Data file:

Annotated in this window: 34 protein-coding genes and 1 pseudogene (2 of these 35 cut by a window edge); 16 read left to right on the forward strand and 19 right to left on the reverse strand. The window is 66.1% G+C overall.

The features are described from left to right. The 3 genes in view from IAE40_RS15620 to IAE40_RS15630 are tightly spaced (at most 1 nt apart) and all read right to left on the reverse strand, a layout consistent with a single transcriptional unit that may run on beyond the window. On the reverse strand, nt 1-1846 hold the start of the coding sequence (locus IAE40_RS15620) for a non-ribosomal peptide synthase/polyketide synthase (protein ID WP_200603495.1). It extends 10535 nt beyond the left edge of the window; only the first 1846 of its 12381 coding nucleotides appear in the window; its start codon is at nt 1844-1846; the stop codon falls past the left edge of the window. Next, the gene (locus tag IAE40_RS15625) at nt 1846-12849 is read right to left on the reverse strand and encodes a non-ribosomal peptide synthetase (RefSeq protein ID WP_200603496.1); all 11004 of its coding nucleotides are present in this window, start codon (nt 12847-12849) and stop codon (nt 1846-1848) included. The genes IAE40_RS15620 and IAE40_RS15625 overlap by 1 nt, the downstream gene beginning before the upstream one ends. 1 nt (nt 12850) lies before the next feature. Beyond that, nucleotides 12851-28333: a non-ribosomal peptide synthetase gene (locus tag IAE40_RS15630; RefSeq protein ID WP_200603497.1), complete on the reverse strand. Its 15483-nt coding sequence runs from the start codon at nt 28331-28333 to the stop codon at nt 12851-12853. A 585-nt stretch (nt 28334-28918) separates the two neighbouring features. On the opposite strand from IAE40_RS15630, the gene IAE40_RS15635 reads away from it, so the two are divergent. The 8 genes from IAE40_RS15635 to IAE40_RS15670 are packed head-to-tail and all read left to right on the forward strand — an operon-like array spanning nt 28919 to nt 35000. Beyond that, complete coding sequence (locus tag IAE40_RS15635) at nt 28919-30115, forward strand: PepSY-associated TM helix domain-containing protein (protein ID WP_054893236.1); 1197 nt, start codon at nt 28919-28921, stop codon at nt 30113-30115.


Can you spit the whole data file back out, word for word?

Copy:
Annotated in this window: 34 protein-coding genes and 1 pseudogene (2 of these 35 cut by a window edge); 16 read left to right on the forward strand and 19 right to left on the reverse strand. The window is 66.1% G+C overall.

The features are described from left to right. The 3 genes in view from IAE40_RS15620 to IAE40_RS15630 are tightly spaced (at most 1 nt apart) and all read right to left on the reverse strand, a layout consistent with a single transcriptional unit that may run on beyond the window. On the reverse strand, nt 1-1846 hold the start of the coding sequence (locus IAE40_RS15620) for a non-ribosomal peptide synthase/polyketide synthase (protein ID WP_200603495.1). It extends 10535 nt beyond the left edge of the window; only the first 1846 of its 12381 coding nucleotides appear in the window; its start codon is at nt 1844-1846; the stop codon falls past the left edge of the window. Next, the gene (locus tag IAE40_RS15625) at nt 1846-12849 is read right to left on the reverse strand and encodes a non-ribosomal peptide synthetase (RefSeq protein ID WP_200603496.1); all 11004 of its coding nucleotides are present in this window, start codon (nt 12847-12849) and stop codon (nt 1846-1848) included. The genes IAE40_RS15620 and IAE40_RS15625 overlap by 1 nt, the downstream gene beginning before the upstream one ends. 1 nt (nt 12850) lies before the next feature. Beyond that, nucleotides 12851-28333: a non-ribosomal peptide synthetase gene (locus tag IAE40_RS15630; RefSeq protein ID WP_200603497.1), complete on the reverse strand. Its 15483-nt coding sequence runs from the start codon at nt 28331-28333 to the stop codon at nt 12851-12853. A 585-nt stretch (nt 28334-28918) separates the two neighbouring features. On the opposite strand from IAE40_RS15630, the gene IAE40_RS15635 reads away from it, so the two are divergent. The 8 genes from IAE40_RS15635 to IAE40_RS15670 are packed head-to-tail and all read left to right on the forward strand — an operon-like array spanning nt 28919 to nt 35000. Beyond that, complete coding sequence (locus tag IAE40_RS15635) at nt 28919-30115, forward strand: PepSY-associated TM helix domain-containing protein (protein ID WP_054893236.1); 1197 nt, start codon at nt 28919-28921, stop codon at nt 30113-30115.